2. Don’t Associate a Feeling with a Particular Experience
During a hot yoga class, the instructor spends the entire class talking, guiding you through each posture, breath, as well as the mental state to achieve in order to stay focused and keep your mind clear of any distractions or thoughts that could inhibit your experience and ability to successfully complete the class. It was a statement he made which grabbed me that applies to everything in life, especially to leadership and business. He said, “Never take a sensation and associate it with a posture or you’ll keep re-creating that same sensation over and over in your mind.” So, if you do this, you are taking a past experience; in this situation, a certain posture, and projecting it into a future expectation of what you believe will always happen the same way. (“I got so dizzy during that one posture. I’ll always get dizzy when doing that…”) Now, think about how you manage. Have you branded certain people (lazy, incompetent, top achiever, wants to be left alone, the toxic one, the ‘uncoachable’ one, etc.)? Think about the people you work with. In essence, you’ve created a limiting truth surrounding a person or experience, which will continue to become a self-fulfilling prophecy every time you’re in a similar situation. Consequently, you will then continue to react the same way. Think about how this relates to your business, how you sell, lead your team, and communicate with certain people. In yoga, you would acknowledge the feeling and breathe through it. In business terms, if you keep reacting the way you did in the past, then you will continue to create the same result as before. Instead, disassociate from the feeling and the experience or you’ll keep recreating the same result or outcome. Choose objectivity and non-judgment instead.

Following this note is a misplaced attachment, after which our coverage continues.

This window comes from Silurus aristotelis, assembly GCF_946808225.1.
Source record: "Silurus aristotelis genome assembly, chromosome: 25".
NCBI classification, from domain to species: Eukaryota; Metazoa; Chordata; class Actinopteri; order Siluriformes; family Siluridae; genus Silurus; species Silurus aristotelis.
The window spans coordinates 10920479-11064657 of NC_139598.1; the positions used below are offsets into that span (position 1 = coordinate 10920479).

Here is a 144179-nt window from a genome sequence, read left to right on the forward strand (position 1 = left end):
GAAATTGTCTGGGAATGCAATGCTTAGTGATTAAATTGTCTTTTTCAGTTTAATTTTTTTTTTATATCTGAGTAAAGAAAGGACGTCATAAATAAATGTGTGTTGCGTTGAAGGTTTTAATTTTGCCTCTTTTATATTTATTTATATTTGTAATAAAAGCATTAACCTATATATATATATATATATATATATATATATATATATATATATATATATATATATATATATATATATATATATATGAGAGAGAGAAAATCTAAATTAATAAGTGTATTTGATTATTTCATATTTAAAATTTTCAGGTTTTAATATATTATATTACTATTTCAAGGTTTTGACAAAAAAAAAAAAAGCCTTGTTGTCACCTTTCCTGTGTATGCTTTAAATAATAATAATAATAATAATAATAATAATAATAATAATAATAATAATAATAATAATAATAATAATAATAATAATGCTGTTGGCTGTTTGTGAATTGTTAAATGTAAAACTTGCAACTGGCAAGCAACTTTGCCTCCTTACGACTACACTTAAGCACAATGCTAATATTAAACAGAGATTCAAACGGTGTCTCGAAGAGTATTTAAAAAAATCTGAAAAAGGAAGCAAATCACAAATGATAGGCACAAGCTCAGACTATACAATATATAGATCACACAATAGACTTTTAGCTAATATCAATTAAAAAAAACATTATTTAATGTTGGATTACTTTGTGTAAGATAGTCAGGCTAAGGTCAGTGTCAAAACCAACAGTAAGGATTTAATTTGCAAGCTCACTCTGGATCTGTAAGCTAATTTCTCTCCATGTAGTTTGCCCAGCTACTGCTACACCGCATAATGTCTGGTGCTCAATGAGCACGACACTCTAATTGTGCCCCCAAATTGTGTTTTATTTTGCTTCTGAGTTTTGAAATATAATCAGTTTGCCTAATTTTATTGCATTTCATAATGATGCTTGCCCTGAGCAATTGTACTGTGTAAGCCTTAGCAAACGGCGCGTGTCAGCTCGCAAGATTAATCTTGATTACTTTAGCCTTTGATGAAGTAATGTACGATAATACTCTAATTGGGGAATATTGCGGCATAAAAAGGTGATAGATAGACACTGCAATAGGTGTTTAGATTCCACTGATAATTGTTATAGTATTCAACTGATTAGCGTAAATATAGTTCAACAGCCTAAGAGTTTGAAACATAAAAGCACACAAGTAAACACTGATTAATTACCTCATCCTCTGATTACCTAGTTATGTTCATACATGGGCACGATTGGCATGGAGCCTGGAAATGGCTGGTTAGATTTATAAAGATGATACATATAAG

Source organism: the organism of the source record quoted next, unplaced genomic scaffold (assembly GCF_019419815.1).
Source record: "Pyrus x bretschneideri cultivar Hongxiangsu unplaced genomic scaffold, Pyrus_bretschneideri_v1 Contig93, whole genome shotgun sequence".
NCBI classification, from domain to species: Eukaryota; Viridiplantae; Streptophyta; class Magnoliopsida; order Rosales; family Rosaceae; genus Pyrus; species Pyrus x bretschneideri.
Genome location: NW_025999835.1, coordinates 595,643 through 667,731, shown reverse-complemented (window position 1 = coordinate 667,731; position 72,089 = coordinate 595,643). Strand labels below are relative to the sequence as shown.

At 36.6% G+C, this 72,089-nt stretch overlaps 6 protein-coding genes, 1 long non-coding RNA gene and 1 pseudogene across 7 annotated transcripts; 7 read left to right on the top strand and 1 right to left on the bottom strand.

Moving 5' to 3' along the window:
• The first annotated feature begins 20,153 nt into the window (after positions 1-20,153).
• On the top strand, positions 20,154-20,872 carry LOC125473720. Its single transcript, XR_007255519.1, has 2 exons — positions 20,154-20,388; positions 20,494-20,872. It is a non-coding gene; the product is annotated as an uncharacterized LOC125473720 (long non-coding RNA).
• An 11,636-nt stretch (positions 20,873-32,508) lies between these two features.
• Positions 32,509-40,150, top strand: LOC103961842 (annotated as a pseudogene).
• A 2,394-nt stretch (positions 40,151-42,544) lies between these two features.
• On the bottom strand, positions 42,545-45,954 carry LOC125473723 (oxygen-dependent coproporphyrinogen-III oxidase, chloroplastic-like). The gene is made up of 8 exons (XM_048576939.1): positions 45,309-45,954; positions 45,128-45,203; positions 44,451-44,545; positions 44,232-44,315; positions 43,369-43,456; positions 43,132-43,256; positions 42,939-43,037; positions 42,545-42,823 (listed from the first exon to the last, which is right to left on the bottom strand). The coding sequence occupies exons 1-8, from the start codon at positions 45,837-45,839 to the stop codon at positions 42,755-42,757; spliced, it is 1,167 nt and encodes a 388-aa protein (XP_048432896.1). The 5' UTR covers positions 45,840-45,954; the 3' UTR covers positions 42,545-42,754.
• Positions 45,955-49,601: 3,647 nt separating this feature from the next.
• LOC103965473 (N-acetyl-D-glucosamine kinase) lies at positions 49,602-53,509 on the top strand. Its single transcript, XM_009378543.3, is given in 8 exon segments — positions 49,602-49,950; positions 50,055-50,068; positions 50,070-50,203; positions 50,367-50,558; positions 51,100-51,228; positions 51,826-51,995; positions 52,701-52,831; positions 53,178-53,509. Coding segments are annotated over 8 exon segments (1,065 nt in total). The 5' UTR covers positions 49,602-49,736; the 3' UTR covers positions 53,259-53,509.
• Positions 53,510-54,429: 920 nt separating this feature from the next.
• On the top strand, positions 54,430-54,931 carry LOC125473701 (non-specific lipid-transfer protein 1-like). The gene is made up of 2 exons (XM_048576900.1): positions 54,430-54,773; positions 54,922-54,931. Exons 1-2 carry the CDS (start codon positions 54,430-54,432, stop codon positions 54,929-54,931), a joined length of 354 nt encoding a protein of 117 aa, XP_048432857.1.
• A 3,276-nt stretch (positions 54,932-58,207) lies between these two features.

3. Get Used to the Heat
In hot yoga, between the added humidity and the blazing heat, you’re in a room between 1 – 1.5 hours where the temperature is about 105 degrees Fahrenheit.That’s why the first week of taking the class, I spent much of the time simply acclimating my body to the heat and being able to stay in the room for the entire class. Now, think about your role. Think about the first time you moved into a new position, adopted or expanded your team, or took on more responsibilities. Think about the heat and the pressure you initially felt in your role. “What did I just sign up for?” How long did it take you to get accustomed to the heat; the steep learning curve, conduct all your due diligence, have the internal and external client conversations, as well as getting people, processes, and results in place to start assimilating into the environment? And most important, have you done so in a positive way? Conversely, when it got too difficult, did you quit? Did you give up? Chances are, if you’re reading this, the answer is “Absolutely not!” Managers report being under intense pressure to achieve their goals. Ironically, this is something I hear from 99% of every global sales organization I partner with. What really needs to happen then, is to create a culture and environment on your team where you get used to the heat, while still enjoying the process of achieving your goals. A duality. Like living in Florida during the summertime. Eventually, you assimilate, adapt, and get used to the heat. And before long, if set up correctly, it’s not so hot after all.
4. Don’t Let a Sensation Turn into an E-motion